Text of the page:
The troubles of 2020 have meant that malnutrition rates amongst children in Yemen, already amongst the worst in the world, have skyrocketed.

A dangerous combination of factors, driven by conflict and economic decline, and further compounded by COVID-19 mean that today in the worst hit areas of the country up to 27 per cent of children are in urgent need of treatment for malnutrition.

This is the highest percentage recorded since the beginning of the war and risks increasing even further. 

Nour means “light” in Arabic and it is a beautiful albeit common name for both boys and girls across the Arabic speaking world. But this 9-month-old ray of sunshine was almost lost to the darkness by way of severe acute malnutrition earlier this year.  
 
Nour and her mother playing in their humble house. © UNICEF/UNI366587/Abaidi
 
From a marginalised community known locally as the “Muhamasheen”, Nour was born in one of the poorest and most disadvantaged areas of the war-ravaged Yemeni capital Sana’a. Her family, originally from Hodeidah on Yemen’s coast, had been forced to flee the poverty and violence of their hometown, now on the frontlines.  

Nour’s father had hoped to find decent paying work in Sana’a and afford his family a decent life but has so far been unable to do so. For now, he earns just YER 500 (or 2.75 Australia dollars) a day by collecting plastic bottles on the street. It is not enough for a family of four. 
 
"When Nour was born, she was
weak and wasted, and her health
even kept worsening from day to day."
Their one room home contains little more than a few worn-out mattresses and they have no access to electricity or solar energy at all. With no running water, they must line up every day to fetch water from public tanks on the street. 

"After a great deal of suffering, we got a small room in this slum in Sana'a. We can barely afford the rent, which is YER 8000 (about 45 Australian dollars) per month, but we have no other place to go if [we get] kicked out,” says Souad, Nour’s loving mum.  
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Nour and her mother Souad at their one-room home in Sana’a, Yemen. © UNICEF/UNI366573/Abaidi

Whilst you are unable to see it through her flowing and elegant black abaya, Souad, like an estimated quarter of a million pregnant and breastfeeding Yemeni mothers, likely suffers from malnutrition herself. This means not only is her health at risk but that her body is unable to produce enough breastmilk for Nour. Of course, at nine-months-old, Nour should be eating solids but this is also difficult given the family’s budget. 
 
"When Nour was born, she was weak and wasted, and her health even kept worsening from day to day. I breastfeed my baby, but she is never satisfied as I don't have enough milk," she says.

"I feel exhausted and fatigued when breastfeeding due to lack of food, which affects the health of my baby girl. I eat bread and leek, which is a cheap vegetable, to boost my lactation, but that's not enough food for a nursing mother. We rarely have three meals a day."
Ali Alraimi, a case manager working with one of UNICEF’s partners, visits Nour’s mother to take the family's personal information to refer them to the medical centre. © UNICEF/UNI366603/Abaidi

Despite the urgency of her situation, Nour’s mother didn’t know where to take her child for free treatment and her malnutrition was almost missed, with potentially deadly consequences.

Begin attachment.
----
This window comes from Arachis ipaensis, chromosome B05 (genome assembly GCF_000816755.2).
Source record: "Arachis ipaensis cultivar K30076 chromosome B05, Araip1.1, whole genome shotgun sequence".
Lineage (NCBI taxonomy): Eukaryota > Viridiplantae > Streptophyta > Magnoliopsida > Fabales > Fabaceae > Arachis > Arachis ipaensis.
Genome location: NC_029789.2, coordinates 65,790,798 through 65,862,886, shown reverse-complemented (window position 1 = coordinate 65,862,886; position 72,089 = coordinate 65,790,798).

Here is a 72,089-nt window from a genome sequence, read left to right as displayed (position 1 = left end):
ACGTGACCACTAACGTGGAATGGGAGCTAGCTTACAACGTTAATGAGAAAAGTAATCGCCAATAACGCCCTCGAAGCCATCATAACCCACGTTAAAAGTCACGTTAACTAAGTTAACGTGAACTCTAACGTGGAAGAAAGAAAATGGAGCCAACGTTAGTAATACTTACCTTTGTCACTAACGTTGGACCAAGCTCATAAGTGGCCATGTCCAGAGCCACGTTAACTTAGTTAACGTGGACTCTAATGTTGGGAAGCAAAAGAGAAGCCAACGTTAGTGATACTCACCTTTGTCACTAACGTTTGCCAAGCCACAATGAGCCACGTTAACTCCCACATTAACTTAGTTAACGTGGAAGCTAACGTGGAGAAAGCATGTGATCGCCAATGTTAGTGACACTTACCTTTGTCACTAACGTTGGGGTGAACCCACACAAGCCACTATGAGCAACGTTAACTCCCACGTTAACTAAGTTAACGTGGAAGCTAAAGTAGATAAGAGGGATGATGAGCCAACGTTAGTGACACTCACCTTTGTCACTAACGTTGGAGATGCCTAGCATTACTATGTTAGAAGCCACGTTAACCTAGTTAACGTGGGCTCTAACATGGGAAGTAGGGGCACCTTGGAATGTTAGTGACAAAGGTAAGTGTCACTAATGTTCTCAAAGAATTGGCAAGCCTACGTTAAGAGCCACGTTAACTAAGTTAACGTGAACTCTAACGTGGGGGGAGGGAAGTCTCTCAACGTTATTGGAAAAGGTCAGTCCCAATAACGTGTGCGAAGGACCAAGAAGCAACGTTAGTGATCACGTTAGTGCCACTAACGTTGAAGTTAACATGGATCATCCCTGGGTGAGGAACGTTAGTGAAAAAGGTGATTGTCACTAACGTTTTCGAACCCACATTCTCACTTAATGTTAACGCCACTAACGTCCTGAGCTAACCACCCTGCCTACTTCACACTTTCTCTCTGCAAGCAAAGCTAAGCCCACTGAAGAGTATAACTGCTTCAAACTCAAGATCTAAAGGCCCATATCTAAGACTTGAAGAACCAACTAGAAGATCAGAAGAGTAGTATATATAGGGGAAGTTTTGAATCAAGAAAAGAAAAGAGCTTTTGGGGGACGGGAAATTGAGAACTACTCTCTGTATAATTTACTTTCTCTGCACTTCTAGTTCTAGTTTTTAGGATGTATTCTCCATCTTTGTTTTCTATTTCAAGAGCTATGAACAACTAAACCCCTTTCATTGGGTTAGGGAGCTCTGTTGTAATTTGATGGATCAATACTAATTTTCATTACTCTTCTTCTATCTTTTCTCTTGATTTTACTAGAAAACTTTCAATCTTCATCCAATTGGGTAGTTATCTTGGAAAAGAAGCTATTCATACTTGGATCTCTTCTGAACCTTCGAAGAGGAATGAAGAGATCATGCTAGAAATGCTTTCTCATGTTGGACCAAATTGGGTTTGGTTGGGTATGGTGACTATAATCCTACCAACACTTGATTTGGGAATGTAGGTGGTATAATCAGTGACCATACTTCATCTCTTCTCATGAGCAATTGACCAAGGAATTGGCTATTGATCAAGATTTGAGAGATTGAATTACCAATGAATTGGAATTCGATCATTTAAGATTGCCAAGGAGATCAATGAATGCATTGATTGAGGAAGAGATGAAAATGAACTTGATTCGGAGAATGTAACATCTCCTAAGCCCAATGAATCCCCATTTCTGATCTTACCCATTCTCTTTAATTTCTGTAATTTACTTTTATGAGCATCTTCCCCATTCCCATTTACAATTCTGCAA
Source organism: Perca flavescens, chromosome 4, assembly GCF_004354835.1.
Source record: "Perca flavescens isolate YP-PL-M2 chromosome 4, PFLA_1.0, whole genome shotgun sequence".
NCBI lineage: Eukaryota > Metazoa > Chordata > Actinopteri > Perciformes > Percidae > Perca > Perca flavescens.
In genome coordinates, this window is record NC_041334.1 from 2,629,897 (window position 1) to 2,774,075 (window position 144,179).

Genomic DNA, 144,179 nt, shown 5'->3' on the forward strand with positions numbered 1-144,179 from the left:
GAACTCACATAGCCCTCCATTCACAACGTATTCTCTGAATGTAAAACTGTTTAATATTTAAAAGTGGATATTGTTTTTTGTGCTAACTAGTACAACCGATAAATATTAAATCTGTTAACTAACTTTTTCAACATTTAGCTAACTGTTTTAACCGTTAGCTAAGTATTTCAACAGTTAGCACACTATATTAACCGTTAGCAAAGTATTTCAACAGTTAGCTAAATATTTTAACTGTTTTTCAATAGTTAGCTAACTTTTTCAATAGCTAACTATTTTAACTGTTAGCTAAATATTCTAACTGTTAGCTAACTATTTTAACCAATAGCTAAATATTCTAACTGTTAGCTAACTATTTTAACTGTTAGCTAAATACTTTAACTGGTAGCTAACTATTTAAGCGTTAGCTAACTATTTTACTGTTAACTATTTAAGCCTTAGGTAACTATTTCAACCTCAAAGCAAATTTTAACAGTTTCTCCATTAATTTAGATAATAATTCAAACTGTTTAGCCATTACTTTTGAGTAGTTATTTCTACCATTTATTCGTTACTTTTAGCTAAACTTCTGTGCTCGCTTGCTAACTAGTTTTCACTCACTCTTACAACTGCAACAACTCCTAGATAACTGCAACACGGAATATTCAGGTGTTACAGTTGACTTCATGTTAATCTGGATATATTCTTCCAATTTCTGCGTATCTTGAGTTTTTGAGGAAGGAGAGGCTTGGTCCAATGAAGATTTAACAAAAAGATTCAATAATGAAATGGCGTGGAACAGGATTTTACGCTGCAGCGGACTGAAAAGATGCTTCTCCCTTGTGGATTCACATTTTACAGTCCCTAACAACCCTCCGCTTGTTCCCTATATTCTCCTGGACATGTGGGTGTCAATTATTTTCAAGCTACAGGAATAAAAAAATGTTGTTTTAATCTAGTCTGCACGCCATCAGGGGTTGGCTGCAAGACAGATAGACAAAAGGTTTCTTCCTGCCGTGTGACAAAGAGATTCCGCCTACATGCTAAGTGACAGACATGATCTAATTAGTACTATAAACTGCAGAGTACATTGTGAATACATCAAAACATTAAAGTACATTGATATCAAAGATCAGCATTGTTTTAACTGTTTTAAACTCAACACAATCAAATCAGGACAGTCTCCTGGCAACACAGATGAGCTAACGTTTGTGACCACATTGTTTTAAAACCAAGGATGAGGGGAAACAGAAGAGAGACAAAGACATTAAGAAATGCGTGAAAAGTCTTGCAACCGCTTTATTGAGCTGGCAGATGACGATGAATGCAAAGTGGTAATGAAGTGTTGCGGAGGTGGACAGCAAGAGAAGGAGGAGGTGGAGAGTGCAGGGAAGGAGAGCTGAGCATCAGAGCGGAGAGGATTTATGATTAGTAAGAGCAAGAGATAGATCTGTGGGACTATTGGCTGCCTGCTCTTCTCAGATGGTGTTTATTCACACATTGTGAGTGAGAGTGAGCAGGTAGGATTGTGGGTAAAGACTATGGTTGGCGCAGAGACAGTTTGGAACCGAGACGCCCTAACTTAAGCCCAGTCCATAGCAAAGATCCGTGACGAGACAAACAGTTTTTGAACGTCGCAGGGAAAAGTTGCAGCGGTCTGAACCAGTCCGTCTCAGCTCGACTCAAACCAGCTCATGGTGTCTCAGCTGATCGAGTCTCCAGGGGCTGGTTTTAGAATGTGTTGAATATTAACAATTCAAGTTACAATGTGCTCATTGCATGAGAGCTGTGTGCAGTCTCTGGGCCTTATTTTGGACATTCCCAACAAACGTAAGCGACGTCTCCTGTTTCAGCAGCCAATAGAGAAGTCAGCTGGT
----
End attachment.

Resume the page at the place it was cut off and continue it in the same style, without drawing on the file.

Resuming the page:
Thankfully a UNICEF supported social researcher visited the home during an assessment and realised the girl was in urgent need of care 

“I visited the home of the baby girl, Nour. The living condition there is difficult as the husband, his wife and two children live in a very small room; suffering from poverty, hunger and health problems. Nour was weak and her body was wasted,” says Ali Al-Raymi, who first visited Nour’s family at home. 
Nour is checked by medical staff at a health centre in Sana'a, Yemen. © UNICEF/UNI366565/Abaidi

At nine months old, Nour weighed just five kilograms, which is the average weight of a baby aged between two and three months. She was immediately referred to the UNICEF-supported Maeen Medical Complex for treatment. There, she was given supplementary nutrition, treatment for coexisting infections and a thorough checkup. 

Since then, after four months of treatment, she is gaining weight and has already put well over a kilo and has even taken her first steps. Most importantly, her doctors are confident that she is no longer at risk of literally starving to death. 

"It's an indescribable feeling as you watch your child recover from an illness that ravaged its body. I feel happy that my baby regained her health and started moving, toddling and playing," says Souad. 
 
Help Protect Children like Nour 

Did you know that nutrition centres like the UNICEF supported Maeen Medical Complex, where Nour was treated, are funded by UNICEF supporters, just like you? 

Our Global Parents, a community of almost 30,000 dedicated supporters who donate each and every month, are making a real and tangible difference in the lives of the world's most vulnerable children. 

For the past two years UNICEF, other United Nations agencies as well as NGOs, have been able to roll-back the worst famine in a generation by providing massive amounts of humanitarian assistance and working with authorities to stabilise the economic factors driving the crisis. Hundreds and thousands of Yemeni lives have been saved but funding is now limited and we need your help.  

Please consider joining our growing family of Global Parents, and you will help children like Nour return from the brink of starvation to toddle, laugh and grow. Choose to create a world where no child is left to starve, because of war, conflict, displacement or COVID-19. 

 
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